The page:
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The summer of 2008 was the first in twelve years that I would not be spending at a camp. As a high school student, I began working at camps in British Columbia until I finally found my way south to Camp Walter Johnson in 2001. I accepted a position with The Salvation Army here that involved leadership at the summer music conservatory program.
It is fair to say that I was experiencing some withdrawal. Since I still worked for The Salvation Army, and in order to cope with the loss of not spending my entire summer at camp, I decided to attend opening day and take some photos of the kids there. I took a lot of photos that day, but there was one that particularly struck me.
It was a simple photo of one child who was attending camp, probably for the first time. She was sitting under the awning at the welcome center at camp, waiting for her group to register. There was a sparkle in her eye and she seemed genuinely happy for the week she was about to spend there.
I've used that photo several times since then; it's been published across the Carolinas in various projects. I've often wondered who she was and how that week went. Did she enjoy herself? Did that week at camp impact her in any particular way?
Six years have passed and I'm currently working on another camp photo/video project. I've been at camp essentially every other day this summer, grabbing shots of all the various camp projects in order to produce some promotional material at the end of the summer. One day, while the kids were waiting to enter the dining hall, I decided to see if any of them were interested in being interviewed, or having their pictures taken. After interviewing several children, someone asked me a question.
"How long have you been taking pictures for The Salvation Army?"
Kids ask these kinds of questions a lot. The other one I hear is "Will this be on TV?" So, it didn't surprise me when I turned and a camper was really curious about what I was doing.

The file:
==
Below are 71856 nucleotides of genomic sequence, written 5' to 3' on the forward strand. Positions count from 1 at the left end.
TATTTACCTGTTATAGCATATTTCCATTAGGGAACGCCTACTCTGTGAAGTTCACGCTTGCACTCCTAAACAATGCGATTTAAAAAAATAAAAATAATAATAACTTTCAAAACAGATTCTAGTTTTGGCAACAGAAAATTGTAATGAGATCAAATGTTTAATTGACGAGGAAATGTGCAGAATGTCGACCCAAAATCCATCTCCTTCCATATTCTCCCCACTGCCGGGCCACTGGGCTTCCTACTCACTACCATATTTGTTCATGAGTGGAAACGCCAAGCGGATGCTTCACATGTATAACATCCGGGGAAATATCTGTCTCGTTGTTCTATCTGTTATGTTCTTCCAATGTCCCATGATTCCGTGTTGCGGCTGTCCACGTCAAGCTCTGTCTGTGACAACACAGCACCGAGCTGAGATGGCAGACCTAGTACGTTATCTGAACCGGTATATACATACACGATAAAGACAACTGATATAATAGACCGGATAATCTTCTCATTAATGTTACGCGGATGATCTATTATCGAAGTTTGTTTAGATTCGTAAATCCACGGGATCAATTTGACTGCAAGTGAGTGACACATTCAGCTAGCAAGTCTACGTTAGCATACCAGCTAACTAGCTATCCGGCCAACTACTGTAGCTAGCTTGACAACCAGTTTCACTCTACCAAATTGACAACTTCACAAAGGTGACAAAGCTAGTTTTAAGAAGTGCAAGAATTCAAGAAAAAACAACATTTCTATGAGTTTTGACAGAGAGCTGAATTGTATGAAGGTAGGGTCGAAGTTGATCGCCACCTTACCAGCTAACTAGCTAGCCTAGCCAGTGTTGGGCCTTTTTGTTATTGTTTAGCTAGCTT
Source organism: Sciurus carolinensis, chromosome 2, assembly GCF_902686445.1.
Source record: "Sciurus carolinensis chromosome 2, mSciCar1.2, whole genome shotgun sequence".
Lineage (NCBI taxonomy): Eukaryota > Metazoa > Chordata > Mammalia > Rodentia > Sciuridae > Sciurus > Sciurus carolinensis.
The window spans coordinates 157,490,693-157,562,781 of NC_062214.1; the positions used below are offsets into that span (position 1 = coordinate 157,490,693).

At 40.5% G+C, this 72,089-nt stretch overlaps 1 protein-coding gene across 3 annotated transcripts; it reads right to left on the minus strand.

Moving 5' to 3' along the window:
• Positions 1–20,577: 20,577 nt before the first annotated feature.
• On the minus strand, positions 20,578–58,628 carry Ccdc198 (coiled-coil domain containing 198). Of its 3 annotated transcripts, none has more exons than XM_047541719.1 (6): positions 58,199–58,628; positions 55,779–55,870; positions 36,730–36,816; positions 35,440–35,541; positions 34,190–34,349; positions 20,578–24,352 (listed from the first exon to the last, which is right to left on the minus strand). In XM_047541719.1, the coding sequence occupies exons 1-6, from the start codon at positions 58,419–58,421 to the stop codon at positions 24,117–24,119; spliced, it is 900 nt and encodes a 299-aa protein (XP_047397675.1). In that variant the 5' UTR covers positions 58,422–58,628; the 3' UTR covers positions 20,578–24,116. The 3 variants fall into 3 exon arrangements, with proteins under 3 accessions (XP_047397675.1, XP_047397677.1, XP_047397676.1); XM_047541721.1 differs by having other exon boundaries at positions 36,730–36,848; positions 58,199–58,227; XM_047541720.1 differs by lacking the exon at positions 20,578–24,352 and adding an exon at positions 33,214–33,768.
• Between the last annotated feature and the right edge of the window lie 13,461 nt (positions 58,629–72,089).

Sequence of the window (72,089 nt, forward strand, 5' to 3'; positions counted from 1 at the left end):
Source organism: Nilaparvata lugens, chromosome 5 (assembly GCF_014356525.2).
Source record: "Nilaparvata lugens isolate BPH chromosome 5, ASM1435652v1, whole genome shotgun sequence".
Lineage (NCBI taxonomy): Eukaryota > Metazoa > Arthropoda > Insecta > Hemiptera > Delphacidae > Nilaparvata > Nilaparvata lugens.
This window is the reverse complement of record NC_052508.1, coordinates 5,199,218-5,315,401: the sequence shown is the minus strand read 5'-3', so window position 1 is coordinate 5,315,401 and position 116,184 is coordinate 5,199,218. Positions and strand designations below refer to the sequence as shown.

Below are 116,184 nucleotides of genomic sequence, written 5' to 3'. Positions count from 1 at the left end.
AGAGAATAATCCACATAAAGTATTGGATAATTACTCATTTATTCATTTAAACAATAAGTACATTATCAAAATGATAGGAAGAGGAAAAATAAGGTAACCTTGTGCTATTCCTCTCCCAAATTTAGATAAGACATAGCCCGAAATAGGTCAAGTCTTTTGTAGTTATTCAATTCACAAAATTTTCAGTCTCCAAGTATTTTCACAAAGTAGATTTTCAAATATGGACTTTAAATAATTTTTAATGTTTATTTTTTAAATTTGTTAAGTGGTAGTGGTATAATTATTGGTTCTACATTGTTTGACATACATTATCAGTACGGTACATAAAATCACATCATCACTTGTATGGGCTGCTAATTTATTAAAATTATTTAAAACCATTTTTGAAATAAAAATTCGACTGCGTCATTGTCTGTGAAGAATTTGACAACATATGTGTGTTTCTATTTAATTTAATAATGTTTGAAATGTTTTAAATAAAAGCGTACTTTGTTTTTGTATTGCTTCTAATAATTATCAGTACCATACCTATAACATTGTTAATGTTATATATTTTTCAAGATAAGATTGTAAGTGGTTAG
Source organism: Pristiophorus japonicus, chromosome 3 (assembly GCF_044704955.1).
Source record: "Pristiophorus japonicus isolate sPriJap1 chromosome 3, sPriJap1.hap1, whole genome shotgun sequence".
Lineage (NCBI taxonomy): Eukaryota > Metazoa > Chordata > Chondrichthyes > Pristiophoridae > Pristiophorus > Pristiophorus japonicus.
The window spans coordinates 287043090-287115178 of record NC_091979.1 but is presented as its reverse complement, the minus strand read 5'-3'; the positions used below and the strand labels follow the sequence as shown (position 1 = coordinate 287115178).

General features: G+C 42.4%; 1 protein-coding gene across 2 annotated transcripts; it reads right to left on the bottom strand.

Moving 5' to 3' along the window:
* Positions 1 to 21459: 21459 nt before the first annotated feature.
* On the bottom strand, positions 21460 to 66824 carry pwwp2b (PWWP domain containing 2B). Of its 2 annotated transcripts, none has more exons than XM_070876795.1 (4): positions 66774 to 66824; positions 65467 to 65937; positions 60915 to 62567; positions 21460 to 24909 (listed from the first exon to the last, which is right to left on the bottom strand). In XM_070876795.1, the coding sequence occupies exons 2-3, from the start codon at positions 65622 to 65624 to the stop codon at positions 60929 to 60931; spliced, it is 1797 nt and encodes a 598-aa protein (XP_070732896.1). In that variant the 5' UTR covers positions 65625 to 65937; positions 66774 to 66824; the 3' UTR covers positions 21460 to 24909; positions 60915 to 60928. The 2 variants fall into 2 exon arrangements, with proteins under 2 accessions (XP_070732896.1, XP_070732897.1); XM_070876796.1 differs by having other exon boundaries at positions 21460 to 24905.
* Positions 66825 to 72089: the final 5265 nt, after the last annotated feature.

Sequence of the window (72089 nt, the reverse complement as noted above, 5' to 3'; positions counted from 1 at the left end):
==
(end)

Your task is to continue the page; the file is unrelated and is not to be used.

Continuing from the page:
"I don't know. It seems like a long time. Probably six years or so." I responded, and went back to my shooting.
"I think you took my picture my first summer at camp."
I wheeled around and immediately recognized the face of the girl in the photo I had taken six years earlier. Naomi, from Raleigh, has been involved with camp ever since that first summer and has really enjoyed herself. She clearly had a great group of friends with her - I was ecstatic to see her doing so well. As a camp counselor, it's rare to reunite with campers that you counseled. I've been fortunate in that respect that I have crossed paths with several over the years, but I still have a long "where are they now" list.
As it turns out, camp has some pretty long-lasting impacts on campers. Denzel Washington credits his decision to pursue acting to an experience at summer camp. CEOs and others have all spent summers canoeing, learning collaboration and facing their fears on ropes courses, and experiencing the memory-making experiences of camp. The American Camping Association even discusses how camp helps children develop resiliency.
For so many kids, camping represents some of the best memories that they carry with them. Even as a camp counselor, I have formed long-lasting relationships with other staff members that I cherish deeply.
I was so happy to have met Naomi that day. I'm so grateful that Camp Walter Johnson has had such a powerful impact on her life and so hopeful that these memories will stay with her.